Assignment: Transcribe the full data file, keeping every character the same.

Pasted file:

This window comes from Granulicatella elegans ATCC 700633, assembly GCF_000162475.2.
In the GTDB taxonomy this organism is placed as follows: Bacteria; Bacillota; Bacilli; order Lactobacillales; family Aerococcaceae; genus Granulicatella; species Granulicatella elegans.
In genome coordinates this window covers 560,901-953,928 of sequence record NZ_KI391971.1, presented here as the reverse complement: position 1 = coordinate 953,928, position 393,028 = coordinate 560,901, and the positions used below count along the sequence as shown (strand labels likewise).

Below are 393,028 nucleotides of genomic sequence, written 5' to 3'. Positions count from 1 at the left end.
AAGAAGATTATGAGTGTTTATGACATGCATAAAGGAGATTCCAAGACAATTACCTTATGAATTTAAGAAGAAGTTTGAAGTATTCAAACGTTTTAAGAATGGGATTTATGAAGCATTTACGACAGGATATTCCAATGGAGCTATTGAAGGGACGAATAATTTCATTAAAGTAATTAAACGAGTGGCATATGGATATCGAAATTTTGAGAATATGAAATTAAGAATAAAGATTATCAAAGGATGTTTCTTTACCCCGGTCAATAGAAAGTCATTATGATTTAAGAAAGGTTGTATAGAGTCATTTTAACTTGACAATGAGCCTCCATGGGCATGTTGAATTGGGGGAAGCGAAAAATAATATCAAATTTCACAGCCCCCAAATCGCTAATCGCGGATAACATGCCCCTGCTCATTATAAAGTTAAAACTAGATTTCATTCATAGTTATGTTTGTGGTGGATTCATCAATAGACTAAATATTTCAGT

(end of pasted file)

This window comes from Granulicatella elegans ATCC 700633, assembly GCF_000162475.2.
In the GTDB taxonomy this organism is placed as follows: Bacteria; Bacillota; Bacilli; order Lactobacillales; family Aerococcaceae; genus Granulicatella; species Granulicatella elegans.
In genome coordinates this window covers 560,901-953,928 of sequence record NZ_KI391971.1, presented here as the reverse complement: position 1 = coordinate 953,928, position 393,028 = coordinate 560,901, and the positions used below count along the sequence as shown (strand labels likewise).

Below are 393,028 nucleotides of genomic sequence, written 5' to 3'. Positions count from 1 at the left end.
AAGAAGATTATGAGTGTTTATGACATGCATAAAGGAGATTCCAAGACAATTACCTTATGAATTTAAGAAGAAGTTTGAAGTATTCAAACGTTTTAAGAATGGGATTTATGAAGCATTTACGACAGGATATTCCAATGGAGCTATTGAAGGGACGAATAATTTCATTAAAGTAATTAAACGAGTGGCATATGGATATCGAAATTTTGAGAATATGAAATTAAGAATAAAGATTATCAAAGGATGTTTCTTTACCCCGGTCAATAGAAAGTCATTATGATTTAAGAAAGGTTGTATAGAGTCATTTTAACTTGACAATGAGCCTCCATGGGCATGTTGAATTGGGGGAAGCGAAAAATAATATCAAATTTCACAGCCCCCAAATCGCTAATCGCGGATAACATGCCCCTGCTCATTATAAAGTTAAAACTAGATTTCATTCATAGTTATGTTTGTGGTGGATTCATCAATAGACTAAATATTTCAGT